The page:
salt and pepper to taste

In large saucepan, place broth, garlic puree, onion, celery, and potato. Bring to a boil. Cook until vegetables are tender, 10 to 15 minutes. Mash or puree the vegetables. Return to pan, and bring back to a boil. Turn off heat and add milk, salt and pepper. Serves 6.

Roasted Garlic Mayonnaise


1 roasted garlic head, mashed

1/2 cup regular or light mayonnaise

Blend the ingredients together with a whisk. If it's too thick, add a little bit of milk. Use in tuna salad, deviled eggs, potato salad and on sandwiches.

Roasted Garlic Dressing:


6 cloves of roasted garlic

2 tablespoons Dijon mustard

2 tablespoons red wine or herb vinegar

salt and ground black pepper

2 tablespoons olive oil

4 tablespoons chicken stock

1 tablespoon minced sweet onion

1 teaspoon fresh minced basil

Mash the garlic with a fork after removing from skins. Place the garlic in a food processor or blender and add the mustard, vinegar, salt and pepper and process till pureed. Slowly drizzle the olive oil and stock while it's running and puree until the vinaigrette is creamy. Add more stock if it's too thick. Add the onions and basil. Adjust the salt and pepper to taste. Serve over salad or as a marinade.

Roasted Garlic Vinaigrette


3 cloves roasted garlic

4 tablespoons balsamic vinegar

1 tablespoon honey

1/2 cup olive oil

salt and pepper to taste

Combine the garlic, vinegar and honey in a blender and puree. With the motor running, drizzle in the oil slowly until it's mixed in completely. Season with salt and pepper. Drizzle over cooked vegetables, chicken or fish.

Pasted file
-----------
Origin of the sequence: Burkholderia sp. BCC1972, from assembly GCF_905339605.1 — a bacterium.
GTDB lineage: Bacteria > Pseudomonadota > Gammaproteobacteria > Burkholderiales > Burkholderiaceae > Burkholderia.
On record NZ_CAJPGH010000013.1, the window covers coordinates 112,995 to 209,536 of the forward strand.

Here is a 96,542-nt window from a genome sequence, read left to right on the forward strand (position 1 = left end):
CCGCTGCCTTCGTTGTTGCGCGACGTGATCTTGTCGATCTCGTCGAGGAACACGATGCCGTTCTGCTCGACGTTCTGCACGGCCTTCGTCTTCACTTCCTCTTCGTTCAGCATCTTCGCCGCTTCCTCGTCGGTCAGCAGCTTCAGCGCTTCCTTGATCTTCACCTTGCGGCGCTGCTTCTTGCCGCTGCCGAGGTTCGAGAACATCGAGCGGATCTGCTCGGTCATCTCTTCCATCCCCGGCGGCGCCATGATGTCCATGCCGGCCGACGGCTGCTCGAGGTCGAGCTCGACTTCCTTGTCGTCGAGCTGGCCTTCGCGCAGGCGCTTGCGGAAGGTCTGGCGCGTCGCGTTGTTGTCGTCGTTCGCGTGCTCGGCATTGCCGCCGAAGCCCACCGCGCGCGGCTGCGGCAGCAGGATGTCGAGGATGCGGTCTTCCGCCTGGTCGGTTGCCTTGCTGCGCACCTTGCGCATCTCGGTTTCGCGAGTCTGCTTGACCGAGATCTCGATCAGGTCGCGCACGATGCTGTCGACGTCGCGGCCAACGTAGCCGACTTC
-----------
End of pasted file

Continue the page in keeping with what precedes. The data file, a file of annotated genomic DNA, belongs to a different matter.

Roasted Garlic Cheese Spread


1 roasted head of garlic

8 oz. block cream cheese, regular or light

1/2 tsp. salt

1/2 tsp. pepper

Mash the garlic into the cream cheese. Add salt and pepper. Serve on crackers or bread. Store in covered container for a week. Note: Add fresh dill to this for a nice spread.

Roasted Garlic Goat Cheese Spread


1 head roasted garlic

4 sun dried tomatoes, marinated in oil, minced

1 ounce chopped fresh basil leaves

1 5-oz package goat cheese

Squeeze pulp from each garlic clove. Place garlic in a bowl with the tomatoes and basil; mash with a fork to blend. Crumble cheese over the mixture and stir until well blended.Roll into a 1 1/2 inch thick log. Wrap with plastic wrap. Chill for 3-8 hours. To serve, slice cheese into rounds and arrange on a platter with baguette slices or crackers. Servings: 6

Corn with Roasted Garlic Butter


1 head roasted garlic

1/4 cup softened butter

6 tsp. chopped parsley

1/2 tsp. salt

4 ears freshly boiled corn, or frozen corn

Squeeze garlic pulp out of cloves into small bowl. Stir in butter, parsley and salt. Serve with ears of corn, or add to a bowl of cooked, drained frozen corn before serving.



About The Author

Brenda Hyde is a freelance writer living on ten acres in rural Michigan with her husband and three kids. She is a mom, grandma, gardener, cook and writer. She blogs on all of these topics at